The last is a speech from the lecturer, Mr. Hanung who really appreciated with his students’ works. He also said that both of the performances actually described about the song by Dream Theater entitled “Spirit Carries On”, here are some the favorite lyrics to be sang at the end of the performance that everybody turned of the lamp and one people brought one candle:

If I die tomorrow
I’d be all right
Because I believe
That after we’re gone
The spirit carries on

We, as the audiences were touched. this was a different performance which the theme was about religion but it was as awesome as the other dramas performed before. (Marisa Fran Lina(F)

HIde & Seek, Save Your Thing!!!

game: >= 2 people

Aims: Fun Hiding & Seeking, Learning Numbers, Speaking & Listening, Writing & Reading, Vocabulary

Things: 1 precious thing (It can be ball, book, pencil, etc)

1. 1 people as a seeker, others as the hiders

2. the people who keep the precious thing must close the eyes and count from 1 until 20, while the others are looking for a safe place to hide. But before they hide, they have to leave a clue or guidance where they hide (written: I hide only in the house)

3. after 20, the seeker must look for the others but he/she must keep the precious thing. It mustn’t be touched by other players.

4. he/she must find all of the players and safe the precious thing. After he/she found all of the victims, the victims stand (line up) behind the seeker and the seeker should choose randomly who will be the seeker by closing the eyes and mentioning the number of the player in the line. The new seeker found! but if the seeker couldn’t save the precious thing, so he/she must be the seeker again, until 3 times!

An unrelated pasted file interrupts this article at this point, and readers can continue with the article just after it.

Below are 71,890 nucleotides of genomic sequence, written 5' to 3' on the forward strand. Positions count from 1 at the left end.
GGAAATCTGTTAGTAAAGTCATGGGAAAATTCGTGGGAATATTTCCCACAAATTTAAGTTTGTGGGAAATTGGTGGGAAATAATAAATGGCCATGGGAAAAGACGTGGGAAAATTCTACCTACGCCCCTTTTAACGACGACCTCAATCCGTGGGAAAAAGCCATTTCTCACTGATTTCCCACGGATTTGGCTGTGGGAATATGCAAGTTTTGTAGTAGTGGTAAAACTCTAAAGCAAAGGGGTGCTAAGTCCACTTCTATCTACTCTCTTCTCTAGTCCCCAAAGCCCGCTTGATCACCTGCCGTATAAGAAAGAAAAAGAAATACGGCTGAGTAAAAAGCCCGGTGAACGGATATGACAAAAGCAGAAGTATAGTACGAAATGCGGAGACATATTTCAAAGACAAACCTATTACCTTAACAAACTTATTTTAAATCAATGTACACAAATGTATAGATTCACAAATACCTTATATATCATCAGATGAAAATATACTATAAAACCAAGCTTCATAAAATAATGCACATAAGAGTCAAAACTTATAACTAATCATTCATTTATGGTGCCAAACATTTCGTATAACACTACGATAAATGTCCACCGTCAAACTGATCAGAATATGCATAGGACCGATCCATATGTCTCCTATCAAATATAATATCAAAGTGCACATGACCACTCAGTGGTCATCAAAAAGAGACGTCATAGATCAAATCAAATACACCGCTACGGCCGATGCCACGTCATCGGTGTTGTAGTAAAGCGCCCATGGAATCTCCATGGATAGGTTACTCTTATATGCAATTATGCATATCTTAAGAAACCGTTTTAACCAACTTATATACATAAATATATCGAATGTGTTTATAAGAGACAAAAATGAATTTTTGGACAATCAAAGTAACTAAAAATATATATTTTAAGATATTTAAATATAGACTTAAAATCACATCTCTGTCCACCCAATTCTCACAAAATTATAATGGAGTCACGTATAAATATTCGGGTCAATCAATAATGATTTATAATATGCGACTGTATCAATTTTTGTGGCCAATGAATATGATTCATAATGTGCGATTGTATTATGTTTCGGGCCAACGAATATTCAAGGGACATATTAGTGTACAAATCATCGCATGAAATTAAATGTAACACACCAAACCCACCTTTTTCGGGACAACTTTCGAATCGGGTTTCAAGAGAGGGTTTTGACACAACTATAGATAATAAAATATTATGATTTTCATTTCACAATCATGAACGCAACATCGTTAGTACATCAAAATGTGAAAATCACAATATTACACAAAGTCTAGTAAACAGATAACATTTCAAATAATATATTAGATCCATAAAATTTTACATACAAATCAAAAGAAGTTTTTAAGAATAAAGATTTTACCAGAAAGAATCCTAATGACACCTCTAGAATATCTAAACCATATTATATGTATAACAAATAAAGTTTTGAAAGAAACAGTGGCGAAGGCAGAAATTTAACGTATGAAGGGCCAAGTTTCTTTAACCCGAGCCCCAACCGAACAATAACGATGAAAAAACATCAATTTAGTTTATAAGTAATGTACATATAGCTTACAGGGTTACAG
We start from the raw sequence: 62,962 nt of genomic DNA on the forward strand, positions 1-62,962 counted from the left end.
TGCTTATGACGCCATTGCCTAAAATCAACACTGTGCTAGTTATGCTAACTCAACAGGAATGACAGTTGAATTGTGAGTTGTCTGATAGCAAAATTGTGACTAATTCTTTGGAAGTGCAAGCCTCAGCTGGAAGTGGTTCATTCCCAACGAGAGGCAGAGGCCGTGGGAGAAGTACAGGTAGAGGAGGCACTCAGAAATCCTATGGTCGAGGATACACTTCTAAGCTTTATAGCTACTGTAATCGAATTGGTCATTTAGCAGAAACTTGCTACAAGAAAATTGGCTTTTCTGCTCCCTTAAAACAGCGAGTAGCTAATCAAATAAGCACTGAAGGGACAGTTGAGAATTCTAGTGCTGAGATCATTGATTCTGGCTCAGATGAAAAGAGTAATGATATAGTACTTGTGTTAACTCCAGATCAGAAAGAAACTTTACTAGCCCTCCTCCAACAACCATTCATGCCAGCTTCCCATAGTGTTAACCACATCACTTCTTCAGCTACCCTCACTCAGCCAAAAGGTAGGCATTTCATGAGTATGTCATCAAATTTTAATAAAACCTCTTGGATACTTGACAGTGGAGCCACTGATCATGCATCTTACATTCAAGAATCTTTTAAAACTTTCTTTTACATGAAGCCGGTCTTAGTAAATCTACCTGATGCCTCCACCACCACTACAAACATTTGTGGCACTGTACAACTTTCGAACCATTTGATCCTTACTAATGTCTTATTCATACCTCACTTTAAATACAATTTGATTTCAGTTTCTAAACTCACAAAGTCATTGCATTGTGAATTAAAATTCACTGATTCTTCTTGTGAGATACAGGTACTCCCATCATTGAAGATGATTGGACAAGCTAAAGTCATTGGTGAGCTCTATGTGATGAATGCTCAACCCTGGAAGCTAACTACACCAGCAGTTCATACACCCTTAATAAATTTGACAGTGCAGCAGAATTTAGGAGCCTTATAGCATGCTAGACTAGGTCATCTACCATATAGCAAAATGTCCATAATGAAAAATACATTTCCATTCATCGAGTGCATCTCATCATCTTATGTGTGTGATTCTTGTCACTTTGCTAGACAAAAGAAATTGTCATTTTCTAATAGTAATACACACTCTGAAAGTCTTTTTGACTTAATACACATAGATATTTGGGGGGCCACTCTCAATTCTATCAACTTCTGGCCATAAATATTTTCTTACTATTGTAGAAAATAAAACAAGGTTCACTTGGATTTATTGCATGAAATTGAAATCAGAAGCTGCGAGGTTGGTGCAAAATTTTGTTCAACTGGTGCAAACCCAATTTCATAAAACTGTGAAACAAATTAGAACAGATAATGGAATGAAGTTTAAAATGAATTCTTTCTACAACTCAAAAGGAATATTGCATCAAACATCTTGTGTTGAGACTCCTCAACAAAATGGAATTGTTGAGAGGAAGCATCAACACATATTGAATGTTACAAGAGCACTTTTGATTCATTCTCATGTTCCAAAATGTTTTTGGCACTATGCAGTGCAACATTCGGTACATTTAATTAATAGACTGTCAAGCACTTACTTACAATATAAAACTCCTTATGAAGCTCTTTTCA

5. the winner is who never be the seeker 🙂

It is FUN GAME for ice breaking in learning for kids 🙂

Reference: Source: Hamlyn..2009.The Best-Ever Games for Kids.New York: Hachete.UK.Company

by: Marisa Fran Lina, S. Pd. I (Staff and Lecturer in English Department of STAIN Salatiga)

(F)

Dot to Dot

Game : >1 students

Aims: Fun Drawing, Learning Numbers, Listening, Vocabulary

Things: Board & marker / paper & pencil, eraser

1. Please draw these for the first:

.1            .2            .3            .4            .5            .6

.7            .8            .9            .10          .11          .12

.13          .14          .15          .16          .17          .18

.19          .20          .21          .22          .23          .24

.25          .26          .27          .28          .29          .30

.31          .32          .33          .34          .35          .36

Hints: you can change the numbers into letters, colors, etc.

2. Think about a thing that can be drawn by connecting the dots

3. It can be key, home, ship or boat, etc

4. Instruct your student to draw what thing do you want from 1 dot to other dots (mention the numbers;from the number 20 to 2, 2-21, 19-22, 19, 26, 26-27, the last is 27-22. what is the thing?) You can also add the instructions about shapes of the line; it is straight/it is bend/it is circle/it is curve, etc.

4. E.g.for the thing: a ship/a boat

a ship_dot to dot numbers.

JUST TRY!!! It’s FUN!!

Reference: Source: Hamlyn..2009.The Best-Ever Games for Kids.New York: Hachete.UK.Company

by: Marisa Fran Lina, S. Pd. I (Staff and Lecturer in English Department of STAIN Salatiga)

(F)

 

INTERNATIONAL SUMMER SCHOOL FOR GRADUATE STUDENTS

jalan-jalan ke Jerman di musim panas dan berdiskusi tentang Islam in the West.

The Chair of Islamic Studies at the University of Erfurt is pleased to announce the 13th International Summer School MUSLIMS IN THE WEST which will take place from 13th – 27th August 2014 at the University of Erfurt.

Applications should be submitted in English, by 15 February 2014.

Are you interested? Just click on this link for further informations:

https://www.uni-erfurt.de/religionswissenschaft/islamwissenschaft/summer-school/call-for-applications/

 (F)

https://www.uni-erfurt.de/religionswissenschaft/islamwissenschaft/summer-school/call-for-applications/

Pendaftaran IYD Camps sekarang resmi dibuka!

Ini Acara Resmi Para Alumni SUSI RPA 2013.
Pendaftaran IYD Camps sekarang resmi dibuka!